Fortunately, the xenophobia emanating from the White House doesn’t have to carry the day. Congress must act in the next six months to write protections for the Dreamers into law, for which there appears to be some bipartisan support. They should pass the Dream Act of 2017, which would also provide those who came here as children with a path to citizenship, as soon as possible. While the bill’s outlined path is quite long, requiring someone to be a conditional permanent resident for eight years and a lawful permanent resident for another several years before applying, it would significantly improve on the status quo.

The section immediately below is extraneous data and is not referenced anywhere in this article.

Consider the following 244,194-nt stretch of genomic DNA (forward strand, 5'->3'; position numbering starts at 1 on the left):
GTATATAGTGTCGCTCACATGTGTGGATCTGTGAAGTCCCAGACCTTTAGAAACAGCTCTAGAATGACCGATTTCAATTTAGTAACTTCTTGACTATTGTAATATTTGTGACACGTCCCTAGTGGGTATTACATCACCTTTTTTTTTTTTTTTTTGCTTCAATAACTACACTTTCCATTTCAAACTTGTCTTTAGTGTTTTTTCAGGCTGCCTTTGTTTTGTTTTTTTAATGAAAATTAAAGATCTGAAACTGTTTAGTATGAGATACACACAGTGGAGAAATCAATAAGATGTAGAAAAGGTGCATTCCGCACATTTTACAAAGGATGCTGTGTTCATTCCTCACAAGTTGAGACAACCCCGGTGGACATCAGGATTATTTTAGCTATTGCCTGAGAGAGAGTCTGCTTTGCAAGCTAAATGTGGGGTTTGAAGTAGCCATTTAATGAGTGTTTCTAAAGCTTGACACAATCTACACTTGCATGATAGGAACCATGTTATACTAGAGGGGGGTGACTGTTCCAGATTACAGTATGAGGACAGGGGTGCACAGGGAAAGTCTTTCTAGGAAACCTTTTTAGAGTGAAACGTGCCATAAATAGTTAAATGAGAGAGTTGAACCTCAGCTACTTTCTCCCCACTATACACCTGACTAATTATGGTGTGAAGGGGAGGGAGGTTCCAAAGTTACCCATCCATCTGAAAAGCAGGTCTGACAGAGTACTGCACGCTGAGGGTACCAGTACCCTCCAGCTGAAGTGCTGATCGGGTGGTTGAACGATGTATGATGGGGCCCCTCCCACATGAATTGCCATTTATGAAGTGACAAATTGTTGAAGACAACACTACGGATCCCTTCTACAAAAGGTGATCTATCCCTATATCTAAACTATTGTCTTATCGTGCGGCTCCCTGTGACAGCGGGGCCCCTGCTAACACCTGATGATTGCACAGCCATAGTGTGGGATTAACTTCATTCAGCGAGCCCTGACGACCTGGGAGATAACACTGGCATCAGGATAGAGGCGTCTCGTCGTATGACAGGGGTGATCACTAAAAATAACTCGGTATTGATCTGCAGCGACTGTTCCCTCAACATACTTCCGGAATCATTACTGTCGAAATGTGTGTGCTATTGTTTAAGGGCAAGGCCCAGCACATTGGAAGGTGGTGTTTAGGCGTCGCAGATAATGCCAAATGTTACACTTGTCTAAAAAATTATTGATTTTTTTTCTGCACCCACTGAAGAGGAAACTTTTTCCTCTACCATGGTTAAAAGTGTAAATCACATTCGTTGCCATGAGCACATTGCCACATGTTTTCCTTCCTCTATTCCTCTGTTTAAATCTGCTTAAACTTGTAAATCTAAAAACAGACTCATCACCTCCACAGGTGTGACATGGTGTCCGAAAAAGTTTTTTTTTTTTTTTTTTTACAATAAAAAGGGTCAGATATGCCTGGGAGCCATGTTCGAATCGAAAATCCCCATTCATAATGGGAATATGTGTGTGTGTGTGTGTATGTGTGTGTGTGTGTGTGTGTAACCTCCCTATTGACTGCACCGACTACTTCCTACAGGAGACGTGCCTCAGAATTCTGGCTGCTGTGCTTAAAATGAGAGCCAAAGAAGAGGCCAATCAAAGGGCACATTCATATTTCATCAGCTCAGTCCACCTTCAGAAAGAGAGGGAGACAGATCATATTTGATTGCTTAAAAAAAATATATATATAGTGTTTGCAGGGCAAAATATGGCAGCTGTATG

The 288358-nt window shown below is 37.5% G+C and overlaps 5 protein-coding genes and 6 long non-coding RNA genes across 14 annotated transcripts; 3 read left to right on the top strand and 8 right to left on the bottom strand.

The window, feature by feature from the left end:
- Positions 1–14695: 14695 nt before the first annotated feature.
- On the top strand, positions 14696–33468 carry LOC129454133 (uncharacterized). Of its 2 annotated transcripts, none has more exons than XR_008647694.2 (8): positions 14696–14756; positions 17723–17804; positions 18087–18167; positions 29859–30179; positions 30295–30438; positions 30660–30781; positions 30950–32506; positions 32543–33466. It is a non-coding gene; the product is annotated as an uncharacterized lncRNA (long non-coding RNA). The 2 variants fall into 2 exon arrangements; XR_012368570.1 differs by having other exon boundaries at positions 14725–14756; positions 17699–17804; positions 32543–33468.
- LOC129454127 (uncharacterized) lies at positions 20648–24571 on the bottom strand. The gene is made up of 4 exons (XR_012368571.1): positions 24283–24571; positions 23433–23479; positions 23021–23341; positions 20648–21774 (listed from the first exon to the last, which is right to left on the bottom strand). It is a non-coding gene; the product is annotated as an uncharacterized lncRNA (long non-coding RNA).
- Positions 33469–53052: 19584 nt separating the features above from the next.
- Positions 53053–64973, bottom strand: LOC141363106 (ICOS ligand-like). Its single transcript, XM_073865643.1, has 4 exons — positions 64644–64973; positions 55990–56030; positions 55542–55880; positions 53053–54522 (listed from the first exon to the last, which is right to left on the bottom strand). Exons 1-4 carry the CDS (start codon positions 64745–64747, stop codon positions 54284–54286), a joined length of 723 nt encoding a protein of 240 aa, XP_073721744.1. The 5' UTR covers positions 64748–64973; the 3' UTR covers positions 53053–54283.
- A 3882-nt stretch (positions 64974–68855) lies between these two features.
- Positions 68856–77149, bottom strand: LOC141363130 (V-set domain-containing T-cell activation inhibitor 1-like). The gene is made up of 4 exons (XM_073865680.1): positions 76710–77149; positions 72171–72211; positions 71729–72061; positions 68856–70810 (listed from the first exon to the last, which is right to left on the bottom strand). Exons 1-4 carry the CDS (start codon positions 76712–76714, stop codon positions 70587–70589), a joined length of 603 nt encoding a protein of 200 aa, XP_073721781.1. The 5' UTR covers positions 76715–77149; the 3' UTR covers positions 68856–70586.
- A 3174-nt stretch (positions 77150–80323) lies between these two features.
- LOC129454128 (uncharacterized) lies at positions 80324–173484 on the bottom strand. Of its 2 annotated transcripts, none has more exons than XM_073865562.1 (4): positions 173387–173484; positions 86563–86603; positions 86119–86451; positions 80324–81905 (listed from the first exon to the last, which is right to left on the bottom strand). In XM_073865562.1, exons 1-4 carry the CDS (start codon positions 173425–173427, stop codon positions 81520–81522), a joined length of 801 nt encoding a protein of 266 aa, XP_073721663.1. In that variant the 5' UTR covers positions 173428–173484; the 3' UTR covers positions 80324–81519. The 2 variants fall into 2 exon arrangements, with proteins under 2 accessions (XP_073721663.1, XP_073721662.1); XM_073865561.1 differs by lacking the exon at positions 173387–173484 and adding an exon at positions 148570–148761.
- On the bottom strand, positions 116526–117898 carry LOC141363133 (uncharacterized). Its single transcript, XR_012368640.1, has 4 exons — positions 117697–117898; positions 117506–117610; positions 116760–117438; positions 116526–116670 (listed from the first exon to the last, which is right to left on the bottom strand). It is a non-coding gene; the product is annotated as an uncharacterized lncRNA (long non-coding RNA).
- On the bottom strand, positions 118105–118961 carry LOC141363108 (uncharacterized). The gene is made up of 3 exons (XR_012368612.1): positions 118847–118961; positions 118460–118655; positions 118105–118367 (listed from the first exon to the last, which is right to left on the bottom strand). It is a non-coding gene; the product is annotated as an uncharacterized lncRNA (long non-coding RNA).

While it is encouraging to see Republican interest in providing a path to citizenship, we must be wary of proposals that would impose unnecessary obstacles to immigrants’ success. Two Republican senators, Thom Tillis of North Carolina and James Lankford of Oklahoma, this week introduced a bill, co-sponsored by Orrin Hatch of Utah, that rebrands the Dream Act as the Succeed Act and contains harsh provisions intended to fend off conservative criticism. For instance, people admitted under its provisions could not petition to bring in close relatives, a practice that has been denounced as “chain migration.” Frank Sharry, executive director of America’s Voice Education Fund, points out that the Succeed Act would also require “eligible Dreamers to wait nearly two decades before being eligible for citizenship[, exclude] the oldest Dreamers … from the program entirely[, and require] Dreamers to sign away future legal rights.” It is no replacement for the Dream Act.